Brian Bi
\[ \DeclareMathOperator{\ker}{ker} \DeclareMathOperator{\im}{im} \DeclareMathOperator{\diag}{diag} \DeclareMathOperator{\char}{char} \DeclareMathOperator{\lcm}{lcm} \newcommand\divides{\mathbin |} \newcommand\ndivides{\mathbin \nmid} \newcommand\d{\mathrm{d}} \newcommand\p{\partial} \newcommand\C{\mathbb{C}} \newcommand\N{\mathbb{N}} \newcommand\Q{\mathbb{Q}} \newcommand\R{\mathbb{R}} \newcommand\Z{\mathbb{Z}} \newcommand\pref[1]{(\ref{#1})} \DeclareMathOperator{\Aut}{Aut} \DeclareMathOperator{\Gal}{Gal} \]
Return to table of contents for Brian's unofficial solutions to Artin's Algebra

Section 16.8. Cubic Equations

Exercise 16.8.1 (Why is this problem in this section?) The group \(V_4\) has three subgroups of order 2. This implies that there are three intermediate fields \(L_1, L_2, L_3\) with degree 2 over \(F\). We are assuming characteristic zero, so by Proposition 15.3.3, these intermediate fields are generated by square roots: \(L_i = F(\sqrt{\delta_i})\) with \(\delta_i \in F\) for \(i = 1, 2, 3\). The field \(F(\sqrt{\delta_1}, \sqrt{\delta_2})\) contains both \(L_1\) and \(L_2\) and is contained within \(K\), so the only possibility is that it is a quadratic extension of each of \(L_1\) and \(L_2\), and equal to \(K\). Thus, we have constructed \(K\) by adjoining to \(F\) the square roots of two elements.

Each subgroup of \(V_4\) of order 2 is the fixed field of one of the intermediate fields \(L_i\). Obviously a subgroup of order 2 contains the identity and one of the three non-identity elements of \(V_4\); for each of the intermediate fields \(L_i\), there is therefore exactly one nontrivial element of \(G\) that fixes \(\sqrt{\delta_i}\), which is a primitive element for the extension \(L_i/F\). Thus, the three nontrivial elements of \(G\) can be labelled \(\sigma_1, \sigma_2, \sigma_3\) where \(\sigma_i\) fixes only \(\sqrt{\delta_i}\). Its action on \(\sqrt{\delta_j}\) where \(j \ne i\) must be to take it to \(-\sqrt{\delta_j}\), since an \(F\)-automorphism must take a root of \(x^2 - \delta_j\) to another root.

Exercise 16.8.2

  1. By (16.2.8), the discriminant is \(-108\), which is not a square in \(\Q\), so by Theorem 16.8.5, the Galois group is \(S_3\).
  2. The discriminant is \(-5400\), which is not a square in \(\Q\), so the Galois group is \(S_3\).
  3. Upon making the substitution \(x = y + 1\), the cubic is transformed into the cubic \(y^3 - 3y - 1\), which has the same discriminant. We can now explicitly evaluate the discriminant using (16.2.8); it is \(81\), which is a square in \(\Q\), so the Galois group is \(A_3\).
  4. The discriminant is \(35721\), which is a square in \(\Q\), so the Galois group is \(A_3\).
  5. We make the substitution \(x = y - 1/3\), and the cubic becomes \(y^3 - 7y/3 - 7/27\), which has discriminant 49, which is a square in \(\Q\), so the Galois group is \(A_3\).
  6. Using the same substitution as in (e), we must end up with the cubic \(y^3 - 7y/3 + 47/27\), which has discriminant \(-31\), which is not a square in \(\Q\), so the Galois group is \(S_3\).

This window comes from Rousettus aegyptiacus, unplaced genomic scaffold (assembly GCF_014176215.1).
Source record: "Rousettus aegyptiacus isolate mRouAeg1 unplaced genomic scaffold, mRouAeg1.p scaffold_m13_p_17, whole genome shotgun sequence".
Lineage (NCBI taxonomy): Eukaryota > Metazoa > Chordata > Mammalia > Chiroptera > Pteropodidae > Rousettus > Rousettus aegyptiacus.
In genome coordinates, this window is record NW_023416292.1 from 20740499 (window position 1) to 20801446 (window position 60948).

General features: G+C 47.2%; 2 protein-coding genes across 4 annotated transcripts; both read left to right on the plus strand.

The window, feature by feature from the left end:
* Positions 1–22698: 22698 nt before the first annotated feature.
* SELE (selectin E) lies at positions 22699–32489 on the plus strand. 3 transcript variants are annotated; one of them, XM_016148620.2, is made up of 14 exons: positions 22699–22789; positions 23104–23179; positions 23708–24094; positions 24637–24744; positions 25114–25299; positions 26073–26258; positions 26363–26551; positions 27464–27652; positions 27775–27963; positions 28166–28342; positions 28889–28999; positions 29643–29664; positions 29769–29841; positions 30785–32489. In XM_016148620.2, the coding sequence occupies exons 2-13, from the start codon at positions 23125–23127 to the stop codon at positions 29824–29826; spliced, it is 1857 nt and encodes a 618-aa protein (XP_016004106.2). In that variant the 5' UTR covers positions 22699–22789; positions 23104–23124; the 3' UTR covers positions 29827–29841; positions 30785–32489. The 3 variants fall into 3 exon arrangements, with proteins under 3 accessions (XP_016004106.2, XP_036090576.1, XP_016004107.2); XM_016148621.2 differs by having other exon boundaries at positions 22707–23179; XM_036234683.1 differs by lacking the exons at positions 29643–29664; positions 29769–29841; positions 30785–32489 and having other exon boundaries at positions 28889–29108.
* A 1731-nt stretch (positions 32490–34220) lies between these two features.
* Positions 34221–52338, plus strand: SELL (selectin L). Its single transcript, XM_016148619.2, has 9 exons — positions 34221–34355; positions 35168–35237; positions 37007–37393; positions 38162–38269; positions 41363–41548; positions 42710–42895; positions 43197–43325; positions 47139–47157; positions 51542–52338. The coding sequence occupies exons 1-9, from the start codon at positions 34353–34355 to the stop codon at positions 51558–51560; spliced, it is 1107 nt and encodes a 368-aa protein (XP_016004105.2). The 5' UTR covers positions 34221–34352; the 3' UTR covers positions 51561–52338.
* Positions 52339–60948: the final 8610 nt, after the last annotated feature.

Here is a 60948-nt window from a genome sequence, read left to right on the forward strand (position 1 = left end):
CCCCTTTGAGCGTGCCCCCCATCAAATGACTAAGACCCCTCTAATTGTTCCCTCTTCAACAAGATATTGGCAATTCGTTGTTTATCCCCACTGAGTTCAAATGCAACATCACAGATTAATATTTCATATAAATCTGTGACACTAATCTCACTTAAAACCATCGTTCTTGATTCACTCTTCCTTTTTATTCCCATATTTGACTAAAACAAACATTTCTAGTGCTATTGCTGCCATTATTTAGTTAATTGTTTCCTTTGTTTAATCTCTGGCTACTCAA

Exercise 16.8.3 The quadratic in (16.8.2) can be determined by performing polynomial long division of \(x^3 - a_1 x^2 + a_2 x - a_3\) by \(x - \beta_1\) (I changed the symbol for the roots from \(\alpha\) to \(\beta\) so it would be less confusing) and assuming that the remainder is zero since \(\beta_1\) is assumed to be a root. The result is \(x^2 + (\beta_1 - a_1) x + (\beta_1^2 - a_1\beta_1 + a_2)\). Another way to obtain this result is to solve for the coefficients of the quadratic using the expressions for \(a_1, a_2, a_3\) in terms of the roots \(\beta_1, \beta_2, \beta_3\) and the knowledge that the roots of the quadratic will be \(\beta_2, \beta_3\).

Exercise 16.8.4 Let \(f(x) = x^3 + 2x + 1\) and \(g(x) = x^3 + x + 1\). By the rational root test, both \(f\) and \(g\) have no roots in \(\Q\), so they are irreducible over \(\Q\). Let \(\alpha_1, \alpha_2, \alpha_3\) denote the roots of \(f\) in its splitting field \(L \subseteq \C\). The discriminant of \(f\) is \(-59\), so \([L : \Q] = 6\). Let \(\beta\) be a root of \(g\) in \(\C\). Assume for the sake of contradiction that \(\beta \in L\). Since \(L\) is a splitting field over \(\Q\), \(g\) must split completely in \(L\). Therefore \(L\) must contain the square root of the discriminant of \(g\), that is, \(\sqrt{-31}\). But \(L\) also contains \(\sqrt{-59}\), so \(L\) must contain a subfield with degree 4 over \(\Q\), namely \(\Q(\sqrt{-31}, \sqrt{-59})\). Since 4 doesn't divide 6, a contradiction has been reached. So our assumption that \(g\) has a root in \(L\) must have been false. Since \(g\) doesn't have a root in \(L\), it cannot have a root in the subfield \(\Q(\alpha)\) either.

Exercise 16.8.5 To make the problem interesting, we have to assume that Artin intended for square roots and irrational constants to be disallowed: that is, we must show explicitly that \(\alpha_2, \alpha_3 \in \Q(\alpha_1, \delta)\). The approach to do this is described here, although I believe the final result is wrong. Doing the algebra, we obtain \[ \alpha_{2,3} = -\frac{\alpha_1}{2}\left(1 \pm \frac{\delta}{2p\alpha_1 + 3q} \right) \]